Sweden's captain assesses state of national team
She's preparing for her fourth World Cup
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Ten years on from first captaining the Sweden national team, Caroline Seger is preparing for what will be her fourth FIFA Women’s World Cup™, a tournament in which she has not exactly enjoyed the best of luck. No wonder then that she is looking forward to France 2019 with enthusiasm and considerable ambition.
"Expectations are very high," Seger said to FIFA.com right off the bat. "I think we’re a very good team, but not yet as good as we can become."
A fourth place finish at the recent Algarve Cup would indeed suggest that Sweden are on a learning curve, but the veteran midfielder is not rushing to judgement on her team’s performances there. "We racked up the goals against Switzerland when everyone was saying we weren’t scoring enough. Then after losing to Portugal, people were saying we didn’t know how to defend well... It’ll always be like that. However, we have confidence in our football. We just need to keep working on what our coaching staff tell us, both in defence and attack, and continue to bolster our self-confidence."
Olympic Games: 2008 (quarters), 2012 (quarters), 2016 (silver medal)
European Championship: 2005 (semis), 2009 (quarters), 2013 (semis), 2017 (quarters)
FIFA Women’s World Cup: 2007 (group phase), 2011 (bronze medal), 2015 (last 16)
'Confidence' is a word the Rosengard player uses often and something she feels will be key to her side's preparation for France. Looking ahead to the tournament, she sets herself and her team-mates a challenge.
"We have very quick players in attack and we can be lethal on the break. However, I hope we can see a different Sweden from previous World Cups. By that I mean a team that can dominate possession and control the game, and not just one that can defend and do well on the counterattack. I hope we'll also be good in possession at this World Cup."
|Chile-Sweden||11 June, 18:00 local time||Roazhon Park, Rennes|
|Sweden-Thailand||16 June, 15:00 local time||Stade de Nice, Nice|
|Sweden-USA||20 June, 21:00 local time||Stade Oceane, Le Havre|
Drawn in Group F alongside USA, the pair will meet in their final group game. A veritable classic of the women’s game, it is the most played World Cup fixture, with the two having crossed swords no fewer than five times previously in the competition.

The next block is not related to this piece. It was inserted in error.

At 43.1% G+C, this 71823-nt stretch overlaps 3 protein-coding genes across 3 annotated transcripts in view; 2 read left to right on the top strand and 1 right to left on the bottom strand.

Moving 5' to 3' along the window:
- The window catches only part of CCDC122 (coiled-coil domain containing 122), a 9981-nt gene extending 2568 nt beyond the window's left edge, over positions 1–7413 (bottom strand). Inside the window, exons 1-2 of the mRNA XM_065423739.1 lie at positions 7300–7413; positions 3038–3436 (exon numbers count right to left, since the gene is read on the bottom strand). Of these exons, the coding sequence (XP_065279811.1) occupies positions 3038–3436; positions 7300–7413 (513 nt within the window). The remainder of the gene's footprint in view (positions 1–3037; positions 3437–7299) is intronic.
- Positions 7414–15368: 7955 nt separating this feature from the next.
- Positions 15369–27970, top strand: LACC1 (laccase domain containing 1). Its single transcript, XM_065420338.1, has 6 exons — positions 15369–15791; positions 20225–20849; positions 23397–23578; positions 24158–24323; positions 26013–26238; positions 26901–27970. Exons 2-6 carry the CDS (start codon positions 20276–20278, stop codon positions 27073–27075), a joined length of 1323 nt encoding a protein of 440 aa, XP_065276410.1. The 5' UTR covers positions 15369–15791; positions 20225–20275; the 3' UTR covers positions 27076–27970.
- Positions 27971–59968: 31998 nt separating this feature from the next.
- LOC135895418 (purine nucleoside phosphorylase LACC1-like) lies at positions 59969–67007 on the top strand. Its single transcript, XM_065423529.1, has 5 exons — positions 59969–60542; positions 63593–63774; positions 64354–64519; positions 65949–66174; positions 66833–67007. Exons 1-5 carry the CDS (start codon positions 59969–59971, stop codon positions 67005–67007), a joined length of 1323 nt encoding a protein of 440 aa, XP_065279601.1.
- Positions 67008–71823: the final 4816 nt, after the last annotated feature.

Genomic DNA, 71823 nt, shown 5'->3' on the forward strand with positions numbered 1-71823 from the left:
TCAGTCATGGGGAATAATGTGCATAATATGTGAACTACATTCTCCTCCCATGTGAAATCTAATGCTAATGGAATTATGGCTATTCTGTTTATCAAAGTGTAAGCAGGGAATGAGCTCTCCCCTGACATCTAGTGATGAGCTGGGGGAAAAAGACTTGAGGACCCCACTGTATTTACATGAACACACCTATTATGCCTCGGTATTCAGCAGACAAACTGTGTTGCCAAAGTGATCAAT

Their most recent encounter, however, came at a different event: the Women’s Olympic Football Tournament Rio 2016, when the Scandinavians eliminated the North Americans in the quarters to deny them a place on the podium for the first time in the tournament’s history.
"I expect they’ll still be a bit annoyed with us about that," Seger said, “and be out for a measure of revenge. But they know that we're a difficult opponent. We know each other well, so that’s a game I’m really looking forward to."
"USA always go into major competitions in very good shape and this one will be no different. They prepare like a club and spend four or five months together before the tournament, whereas other teams have something like two or three weeks. And they have the players – with countless ones to choose from – and they are always good.”
CAPE TOWN, SOUTH AFRICA - JANUARY 21: (L-R) Caroline Seger of Sweden and Chantelle Esau of South Africa during the International Women's Friendly match between South Africa and Sweden at Cape Town Stadium on January 21, 2018 in Cape Town, South Africa. (Photo by Ashley Vlotman/Gallo Images/Getty Images)
Caroline Seger during a training with Swedens national team in football on April 4, 2019 in Ferreiras,
A lot has changed in women’s football since Seger's international debut in 2005 – not least the fact that Sweden is no longer one of the strongest leagues and the dream destination for players. "As a country, we’ve represented a certain standard and still have a good league. But if you want to achieve everything as a professional player, you no longer choose Sweden. You choose another country, because right now there’s more money and greater possibilities elsewhere."
As a player, she too has changed a lot. "I'm more mature now and have more experience. I understand my role better and know what I can do and what the team need from me. That gives me a lot of self-confidence, and I also feel the trust that my team-mates have in me," she added.
So how does she feel heading into what will be her fourth World Cup? "Obviously it’s not a new experience for me, as I've been here for so long that I know what to expect. I also know how to prepare myself and what I should focus on. It will probably be my last World Cup," admitted the 34-year-old. "I hope to be able to enjoy what is such an important tournament, as well as showcase my game and create memories that will last a lifetime."
"We didn’t get past the group stage... It was terrible! We went into our third game needing to beat Korea DPR by a sizable margin. We didn’t play very good football, and it wasn’t a great experience."
"We did better but, unfortunately, I picked up two yellows and was in the stands for the USA game. That said, we reached the knockout phase. Then I got injured after the quarter-final. It wasn’t a great World Cup on a personal level, but it was very good for the team. I felt very proud of that bronze medal watching from the bench, but I’d have liked to be out on the pitch."
"This wasn’t a great one for us. Our best match was against the USA (0-0), but we lost heavily to Germany in the last 16 (4-1). Maybe we’d be better talking about the Olympic Games?" said the Rio 2016 silver medallist.
That will have to be for another day.